This was the title of a recent article by Jack Guttentag, the self-styled Mortgage Professor. And when the Mortgage Professor Speaks, people listen; his column has been reverberating around the blogosphere for over a month, and now it’s my turn to weigh in.

The crux of Mr. Guttentag’s argument is that there is nothing to compare reverse mortgages to, so it’s ultimately impossible to determine whether they are too cheap or too expensive. Still, he points out that the closing costs seem reasonable compared to other mortgage products, and that the most expensive component is the FHA mortgage insurance premium which is necessary to keep the program financially viable. Guttentag concludes by arguing that on a short-term basis, reverse mortgages are hardly economical, but on a long-term basis, the upfront costs can be rationalized, and at prevailing rates, the current APR is a modest 5%.

In my opinion, this final conclusion is really the only one that actually stands up. Even without doing the math, it’s obvious that any mortgage (conventional or reverse) is not cost-effective if you intend to repay it within a few years of obtaining it. And generally speaking, the longer you hold it, the more economical it is. This is not in dispute.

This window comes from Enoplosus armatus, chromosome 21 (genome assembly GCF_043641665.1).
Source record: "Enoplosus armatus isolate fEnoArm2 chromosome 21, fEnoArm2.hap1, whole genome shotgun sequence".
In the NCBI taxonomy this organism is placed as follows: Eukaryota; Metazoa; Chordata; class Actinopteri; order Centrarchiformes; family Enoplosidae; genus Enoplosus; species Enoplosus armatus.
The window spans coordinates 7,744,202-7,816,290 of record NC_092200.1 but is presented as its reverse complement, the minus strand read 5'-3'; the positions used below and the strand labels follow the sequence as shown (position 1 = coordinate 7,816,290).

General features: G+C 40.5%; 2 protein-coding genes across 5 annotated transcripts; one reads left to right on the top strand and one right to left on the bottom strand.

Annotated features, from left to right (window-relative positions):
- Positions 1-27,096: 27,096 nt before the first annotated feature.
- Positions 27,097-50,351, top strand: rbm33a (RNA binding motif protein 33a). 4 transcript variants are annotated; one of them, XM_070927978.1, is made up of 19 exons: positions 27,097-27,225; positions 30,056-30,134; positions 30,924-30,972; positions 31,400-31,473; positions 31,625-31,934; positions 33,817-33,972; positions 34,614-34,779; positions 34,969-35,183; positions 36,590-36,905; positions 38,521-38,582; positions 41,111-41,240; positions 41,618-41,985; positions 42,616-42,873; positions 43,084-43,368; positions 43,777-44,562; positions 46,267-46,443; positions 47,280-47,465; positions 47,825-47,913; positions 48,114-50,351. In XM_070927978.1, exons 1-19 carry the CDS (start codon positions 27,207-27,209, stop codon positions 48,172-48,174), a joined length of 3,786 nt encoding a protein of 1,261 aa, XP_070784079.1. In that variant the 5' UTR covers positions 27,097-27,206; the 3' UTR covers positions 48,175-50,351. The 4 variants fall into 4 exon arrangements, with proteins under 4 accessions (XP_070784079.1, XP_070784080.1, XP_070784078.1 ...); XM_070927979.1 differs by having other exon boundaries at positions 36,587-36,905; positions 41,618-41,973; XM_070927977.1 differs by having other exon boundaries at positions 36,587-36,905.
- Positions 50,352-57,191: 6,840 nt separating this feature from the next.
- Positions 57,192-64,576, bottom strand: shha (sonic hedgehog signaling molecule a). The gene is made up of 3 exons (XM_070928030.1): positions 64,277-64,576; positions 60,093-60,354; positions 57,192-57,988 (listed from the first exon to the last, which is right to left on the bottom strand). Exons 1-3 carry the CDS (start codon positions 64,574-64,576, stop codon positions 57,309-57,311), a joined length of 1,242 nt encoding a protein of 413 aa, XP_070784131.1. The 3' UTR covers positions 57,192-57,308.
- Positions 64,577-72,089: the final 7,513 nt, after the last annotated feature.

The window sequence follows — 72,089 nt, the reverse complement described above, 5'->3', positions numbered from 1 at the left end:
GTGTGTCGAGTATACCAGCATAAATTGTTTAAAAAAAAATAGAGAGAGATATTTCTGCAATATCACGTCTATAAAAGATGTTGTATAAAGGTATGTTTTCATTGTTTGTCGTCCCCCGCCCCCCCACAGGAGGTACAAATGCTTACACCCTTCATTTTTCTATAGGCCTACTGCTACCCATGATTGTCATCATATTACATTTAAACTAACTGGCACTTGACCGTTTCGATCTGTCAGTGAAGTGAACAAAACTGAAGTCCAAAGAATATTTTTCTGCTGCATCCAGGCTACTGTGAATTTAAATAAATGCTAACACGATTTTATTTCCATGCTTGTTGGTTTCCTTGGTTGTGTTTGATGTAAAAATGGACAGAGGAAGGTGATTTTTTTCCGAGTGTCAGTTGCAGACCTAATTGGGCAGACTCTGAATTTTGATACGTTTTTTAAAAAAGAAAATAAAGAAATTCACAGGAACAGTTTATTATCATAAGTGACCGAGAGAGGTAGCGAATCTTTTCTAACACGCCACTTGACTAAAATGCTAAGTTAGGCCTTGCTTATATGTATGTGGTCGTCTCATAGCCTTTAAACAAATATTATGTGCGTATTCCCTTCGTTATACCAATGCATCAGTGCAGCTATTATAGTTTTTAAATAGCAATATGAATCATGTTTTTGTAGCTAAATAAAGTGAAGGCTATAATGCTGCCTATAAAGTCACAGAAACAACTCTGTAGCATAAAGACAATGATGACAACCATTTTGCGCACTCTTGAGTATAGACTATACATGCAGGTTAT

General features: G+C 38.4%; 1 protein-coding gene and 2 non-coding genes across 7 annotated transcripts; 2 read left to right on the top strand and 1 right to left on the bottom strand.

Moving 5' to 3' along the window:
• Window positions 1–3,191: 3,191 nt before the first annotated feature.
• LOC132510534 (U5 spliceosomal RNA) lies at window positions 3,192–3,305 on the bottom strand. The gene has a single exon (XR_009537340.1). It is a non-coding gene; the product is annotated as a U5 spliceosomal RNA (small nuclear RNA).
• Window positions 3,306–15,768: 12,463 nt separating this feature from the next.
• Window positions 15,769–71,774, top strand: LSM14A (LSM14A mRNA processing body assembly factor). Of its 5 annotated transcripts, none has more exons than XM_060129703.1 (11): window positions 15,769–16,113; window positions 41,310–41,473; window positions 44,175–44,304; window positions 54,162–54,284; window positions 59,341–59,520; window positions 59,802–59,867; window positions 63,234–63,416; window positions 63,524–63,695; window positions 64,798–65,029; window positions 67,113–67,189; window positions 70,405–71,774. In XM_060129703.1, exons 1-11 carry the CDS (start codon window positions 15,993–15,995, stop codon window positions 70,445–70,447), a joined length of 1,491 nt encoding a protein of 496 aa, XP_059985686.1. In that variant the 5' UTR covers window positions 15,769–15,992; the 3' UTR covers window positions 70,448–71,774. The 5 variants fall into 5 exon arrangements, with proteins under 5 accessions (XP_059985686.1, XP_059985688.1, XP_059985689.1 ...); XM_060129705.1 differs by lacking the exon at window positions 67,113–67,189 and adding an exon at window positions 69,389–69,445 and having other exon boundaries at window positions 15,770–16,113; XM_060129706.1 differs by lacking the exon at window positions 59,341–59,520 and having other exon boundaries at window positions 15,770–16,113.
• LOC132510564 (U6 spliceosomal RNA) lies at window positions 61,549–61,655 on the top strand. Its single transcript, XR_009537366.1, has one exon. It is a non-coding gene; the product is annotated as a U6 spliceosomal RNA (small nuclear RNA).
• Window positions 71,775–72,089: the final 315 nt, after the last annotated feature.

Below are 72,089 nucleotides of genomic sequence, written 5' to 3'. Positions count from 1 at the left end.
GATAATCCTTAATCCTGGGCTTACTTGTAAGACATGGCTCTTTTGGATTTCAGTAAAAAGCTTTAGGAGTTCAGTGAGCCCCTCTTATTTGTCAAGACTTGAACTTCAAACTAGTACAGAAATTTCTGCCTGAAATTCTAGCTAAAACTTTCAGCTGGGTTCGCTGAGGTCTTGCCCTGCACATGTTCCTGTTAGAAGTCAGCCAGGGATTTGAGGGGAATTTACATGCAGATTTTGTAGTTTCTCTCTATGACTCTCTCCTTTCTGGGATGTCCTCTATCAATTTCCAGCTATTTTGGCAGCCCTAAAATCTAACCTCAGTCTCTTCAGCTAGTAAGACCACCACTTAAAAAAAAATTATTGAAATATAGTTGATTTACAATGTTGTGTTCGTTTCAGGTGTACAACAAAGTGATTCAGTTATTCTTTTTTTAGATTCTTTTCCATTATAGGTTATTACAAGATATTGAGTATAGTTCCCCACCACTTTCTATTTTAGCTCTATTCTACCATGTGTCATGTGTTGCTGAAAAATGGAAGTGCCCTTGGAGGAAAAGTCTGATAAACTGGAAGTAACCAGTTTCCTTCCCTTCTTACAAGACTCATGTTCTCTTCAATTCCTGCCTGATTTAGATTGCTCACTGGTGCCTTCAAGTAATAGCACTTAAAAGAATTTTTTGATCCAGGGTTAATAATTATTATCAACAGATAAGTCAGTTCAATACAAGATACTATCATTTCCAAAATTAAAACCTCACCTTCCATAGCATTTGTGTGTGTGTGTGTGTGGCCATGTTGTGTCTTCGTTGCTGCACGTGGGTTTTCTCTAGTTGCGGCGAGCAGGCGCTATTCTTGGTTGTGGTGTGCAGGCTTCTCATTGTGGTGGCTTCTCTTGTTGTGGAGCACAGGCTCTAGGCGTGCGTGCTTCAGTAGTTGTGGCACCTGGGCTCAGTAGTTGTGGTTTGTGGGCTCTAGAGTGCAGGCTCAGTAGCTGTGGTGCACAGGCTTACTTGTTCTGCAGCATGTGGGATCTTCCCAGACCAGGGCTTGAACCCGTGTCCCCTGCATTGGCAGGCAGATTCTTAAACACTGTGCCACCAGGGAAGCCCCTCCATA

The Mortgage Professor’s first two points, however, are a bit more dubious. Beginning with FHA insurance premium, this IS both expensive on an upfront (~$4,000) and annual (~$300) basis. Because reverse mortgages are inherently risky from a lender standpoint, the practice of insuring them makes perfect sense. Just because it’s necessary, however, doesn’t mean it shouldn’t be a consideration when analyzing the costs of a reverse mortgage. If you obtain a reverse mortgage, it needs to be paid, but if you don’t obtain one, then of course you don’t need reverse mortgage insurance. This might sound like a tautology, but it’s still a point worth making.

Finally, since there is no product comparable to an HECM reverse mortgage, it’s true that it’s impossible to say whether it’s cheap relative to other reverse mortgages. Still, we can say with near certainty that it’s probably going to be cheaper than any other alternative that doesn’t involve an institutional lender. Borrow money from friends? Cheaper. Sell your current home and buy a smaller one? That’s cheaper, too. Save money by simplifying your lifestyle? Definitely cheaper. Ask your heirs (especially if they want you to keep the home) if they can lend you money using the same structure as a reverse mortgage? Probably cheaper, too.

If you still want to obtain a negatively amortizing home equity loan with high upfront costs and pay interest on interest (aka a reverse mortgage), know that it will be cheaper than borrowing money with your credit card. Compared to almost anything else, however, it will cost you more.

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